As a rule, married taxpayers file separate tax returns. Nonetheless, married taxpayers may choose to file a joint tax return. The option for joint taxation is valid only for the year in question.

- I became a Portuguese tax resident on 1 July 2019. I am required to file a tax return covering the whole calendar year of 2019?

In the years of arrival and departure, a taxpayer is only considered resident, for tax purposes, in Portugal since the date he/she arrived (partial tax residence). Therefore, the tax return to be filed should only cover the period since the date of arrival (in this example, 1 July 2019) until 31 December 2019.

If during the period the taxpayer at stake was non-resident, for tax purposes, in Portugal, he/she obtained income herein, he/she should then file two separate tax returns: one regarding the income received during the period the taxpayer was deemed a non-resident taxpayer and another covering the partial residence period. 

On the other hand, if during the period the taxpayer at stake was non-resident, for tax purposes, in Portugal, he/she did not obtain income herein, then there is no need to file a tax return with reference to this period.

- Will the Portuguese Tax Authorities send me a letter with a proposed tax return to be filed?

No, they will not. It is each taxpayer’s responsibility to beware of the period during which the tax return must be filed and proceed to do it on his/her own. At most, the Portuguese Tax Authorities may send a reminder by e-mail but which has no legal value.

- Then, where and how do I file the tax return?

The tax return should, as a rule, be filed in the Portuguese Tax Authorities’ website, using your taxpayer number (número de identificação fiscal or NIF) and password (senha de acesso).

- Will the tax return be presented pre-filled for my validation or do I need to fill in by myself?

As a rule, taxpayers must fill in their own tax returns. The tax return is composed of a series of annexes, one for each type of income a taxpayer may have to declare, plus additional ones for foreign income, deductions, Non-Habitual Residents and Social Security.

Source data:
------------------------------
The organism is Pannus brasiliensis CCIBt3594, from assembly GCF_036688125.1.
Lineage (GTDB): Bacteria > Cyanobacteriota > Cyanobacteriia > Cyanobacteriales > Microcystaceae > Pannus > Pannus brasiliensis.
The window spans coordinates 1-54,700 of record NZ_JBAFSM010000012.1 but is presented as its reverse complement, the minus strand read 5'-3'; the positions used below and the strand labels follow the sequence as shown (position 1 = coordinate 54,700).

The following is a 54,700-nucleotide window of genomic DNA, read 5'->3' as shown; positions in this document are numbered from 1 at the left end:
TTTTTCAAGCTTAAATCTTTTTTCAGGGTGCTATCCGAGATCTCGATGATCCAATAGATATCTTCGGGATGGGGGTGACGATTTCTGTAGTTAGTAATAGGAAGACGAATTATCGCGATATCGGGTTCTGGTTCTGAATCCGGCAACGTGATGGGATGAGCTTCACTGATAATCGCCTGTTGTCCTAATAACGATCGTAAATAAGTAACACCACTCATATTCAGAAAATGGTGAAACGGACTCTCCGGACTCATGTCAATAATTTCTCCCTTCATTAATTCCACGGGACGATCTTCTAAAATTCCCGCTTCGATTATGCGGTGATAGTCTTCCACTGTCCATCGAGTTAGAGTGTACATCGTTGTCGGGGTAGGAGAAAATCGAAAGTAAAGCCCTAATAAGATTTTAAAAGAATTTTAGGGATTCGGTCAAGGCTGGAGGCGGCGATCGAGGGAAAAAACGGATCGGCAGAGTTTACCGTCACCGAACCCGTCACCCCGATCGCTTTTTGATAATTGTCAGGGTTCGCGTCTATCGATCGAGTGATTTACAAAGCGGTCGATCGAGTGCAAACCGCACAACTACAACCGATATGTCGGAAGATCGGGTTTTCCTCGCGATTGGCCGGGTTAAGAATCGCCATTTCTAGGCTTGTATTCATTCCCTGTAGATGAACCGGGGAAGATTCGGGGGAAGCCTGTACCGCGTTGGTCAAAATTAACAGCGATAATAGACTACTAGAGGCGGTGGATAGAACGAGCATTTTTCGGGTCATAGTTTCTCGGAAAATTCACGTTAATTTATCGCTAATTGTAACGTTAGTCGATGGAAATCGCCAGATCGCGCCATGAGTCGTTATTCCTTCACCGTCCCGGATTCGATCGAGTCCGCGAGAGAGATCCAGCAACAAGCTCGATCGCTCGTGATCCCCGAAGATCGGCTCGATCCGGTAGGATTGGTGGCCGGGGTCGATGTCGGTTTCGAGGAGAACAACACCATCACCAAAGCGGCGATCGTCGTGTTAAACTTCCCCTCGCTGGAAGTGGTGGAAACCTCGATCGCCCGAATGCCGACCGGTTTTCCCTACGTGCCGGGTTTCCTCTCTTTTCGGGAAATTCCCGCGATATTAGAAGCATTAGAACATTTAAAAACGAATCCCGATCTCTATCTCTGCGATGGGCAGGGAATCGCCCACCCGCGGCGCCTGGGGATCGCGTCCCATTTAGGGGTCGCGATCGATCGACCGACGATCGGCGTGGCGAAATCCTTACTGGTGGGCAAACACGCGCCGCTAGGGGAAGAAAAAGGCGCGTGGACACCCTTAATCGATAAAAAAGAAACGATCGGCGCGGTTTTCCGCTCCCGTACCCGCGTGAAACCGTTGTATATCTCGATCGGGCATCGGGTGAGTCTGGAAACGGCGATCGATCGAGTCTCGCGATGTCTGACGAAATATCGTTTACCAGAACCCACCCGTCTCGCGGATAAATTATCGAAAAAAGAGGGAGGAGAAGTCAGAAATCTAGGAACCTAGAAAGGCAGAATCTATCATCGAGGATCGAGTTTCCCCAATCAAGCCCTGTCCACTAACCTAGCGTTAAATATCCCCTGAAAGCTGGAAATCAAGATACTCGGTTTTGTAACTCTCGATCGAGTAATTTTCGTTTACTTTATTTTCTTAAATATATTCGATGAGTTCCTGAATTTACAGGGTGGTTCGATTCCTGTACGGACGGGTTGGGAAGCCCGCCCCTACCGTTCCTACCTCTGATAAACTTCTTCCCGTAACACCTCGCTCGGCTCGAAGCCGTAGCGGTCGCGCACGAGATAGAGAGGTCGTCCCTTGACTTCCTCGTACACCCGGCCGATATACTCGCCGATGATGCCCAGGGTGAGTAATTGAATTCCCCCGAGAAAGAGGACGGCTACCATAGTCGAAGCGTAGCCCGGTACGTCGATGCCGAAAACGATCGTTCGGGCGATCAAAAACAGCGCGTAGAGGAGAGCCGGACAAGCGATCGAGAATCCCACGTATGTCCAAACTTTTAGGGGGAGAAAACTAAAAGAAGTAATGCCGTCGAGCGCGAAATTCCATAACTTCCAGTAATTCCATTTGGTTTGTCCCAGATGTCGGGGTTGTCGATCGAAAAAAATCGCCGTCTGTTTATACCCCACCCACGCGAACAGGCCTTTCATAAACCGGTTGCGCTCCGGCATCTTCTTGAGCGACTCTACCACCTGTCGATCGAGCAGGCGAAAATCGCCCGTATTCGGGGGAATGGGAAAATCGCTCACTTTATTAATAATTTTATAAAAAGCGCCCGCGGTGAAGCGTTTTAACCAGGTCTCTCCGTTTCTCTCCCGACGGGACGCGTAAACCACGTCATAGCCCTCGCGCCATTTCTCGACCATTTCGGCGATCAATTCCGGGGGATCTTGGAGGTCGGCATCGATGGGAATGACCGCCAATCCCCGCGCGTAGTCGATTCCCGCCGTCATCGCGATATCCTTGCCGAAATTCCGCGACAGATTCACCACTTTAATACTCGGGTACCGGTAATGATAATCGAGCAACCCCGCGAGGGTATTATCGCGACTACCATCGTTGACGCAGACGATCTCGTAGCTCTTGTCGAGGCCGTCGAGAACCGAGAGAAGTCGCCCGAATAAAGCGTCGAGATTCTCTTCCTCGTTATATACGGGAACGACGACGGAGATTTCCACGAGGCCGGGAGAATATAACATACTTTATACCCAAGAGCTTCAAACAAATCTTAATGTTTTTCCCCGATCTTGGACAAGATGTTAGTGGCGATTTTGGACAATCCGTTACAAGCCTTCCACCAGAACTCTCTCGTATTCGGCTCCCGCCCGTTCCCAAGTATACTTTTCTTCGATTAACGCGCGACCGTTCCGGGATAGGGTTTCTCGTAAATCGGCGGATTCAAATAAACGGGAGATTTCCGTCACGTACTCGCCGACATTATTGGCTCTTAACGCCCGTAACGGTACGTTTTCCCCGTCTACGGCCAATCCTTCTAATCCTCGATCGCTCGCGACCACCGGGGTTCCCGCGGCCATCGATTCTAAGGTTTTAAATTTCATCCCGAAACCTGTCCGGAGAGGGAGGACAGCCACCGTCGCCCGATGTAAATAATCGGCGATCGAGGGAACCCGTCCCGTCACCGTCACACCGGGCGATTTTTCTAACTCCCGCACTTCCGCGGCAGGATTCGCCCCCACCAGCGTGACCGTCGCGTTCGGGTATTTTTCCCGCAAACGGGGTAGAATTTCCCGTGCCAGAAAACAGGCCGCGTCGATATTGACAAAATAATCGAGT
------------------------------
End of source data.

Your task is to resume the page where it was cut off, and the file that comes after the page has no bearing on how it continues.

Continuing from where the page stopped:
The pre-filling option only exists for very specific situations which meet the following conditions:

  • The taxpayer was a resident in Portugal all year round;
  • He/she does not hold the Non-Habitual Resident status;
  • He/she only received income from Portuguese sources;
  • Such income was one or more of the following natures:
  • Earned income (Category A), excluding monies received from other sources than the employer;
  • Pensions (Category H), excluding alimony;
  • Income subject to definitive withholding tax and the taxpayer did not for its aggregation if permitted;
  • Did not pay alimony;
  • Are not entitled to deductions (such as for ascendants, disabled persons and international double taxation) or to tax benefits (with the exception of retirement savings plan and/or donations and had their tax situation settled as of 31 December 2019) or, still, due to the Surcharge to the Property Tax (Adicional ao Imposto Municipal sobre Imóveis);
  • Do not have to repay previously received undue tax benefits. 

- When should the tax return be filed?

Between 1 April and 30 June of the year following the one the tax return relates to.

- How does the process work once the tax return is filed?

Immediately after filing, it is possible to obtain a preliminary tax return as evidence of submission. Afterward, there is a preliminary validation from the Tax Authorities which takes a few days. This preliminary validation is intended at verifying the basic personal information and identifying any immediate discrepancy between the information reported and that made available in the Tax Authorities’ database. Once this preliminary validation is complete, it will be possible to obtain the final tax return.

Until 31 July, the Tax Authorities must review the tax returns and issue a tax assessment, indicating whether any tax is due. If tax is payable, such tax assessment will also indicate the respective amount, payment deadline, payment references and means to challenge it in case taxpayers disagree with the same.

If tax is payable, the same should, as a rule, be paid until 31 August.

- How is the tax due computed?

The first aspect to bear in mind is that each category of income has different computation rules to determine the taxable base (that is, the amount based on which tax will be due).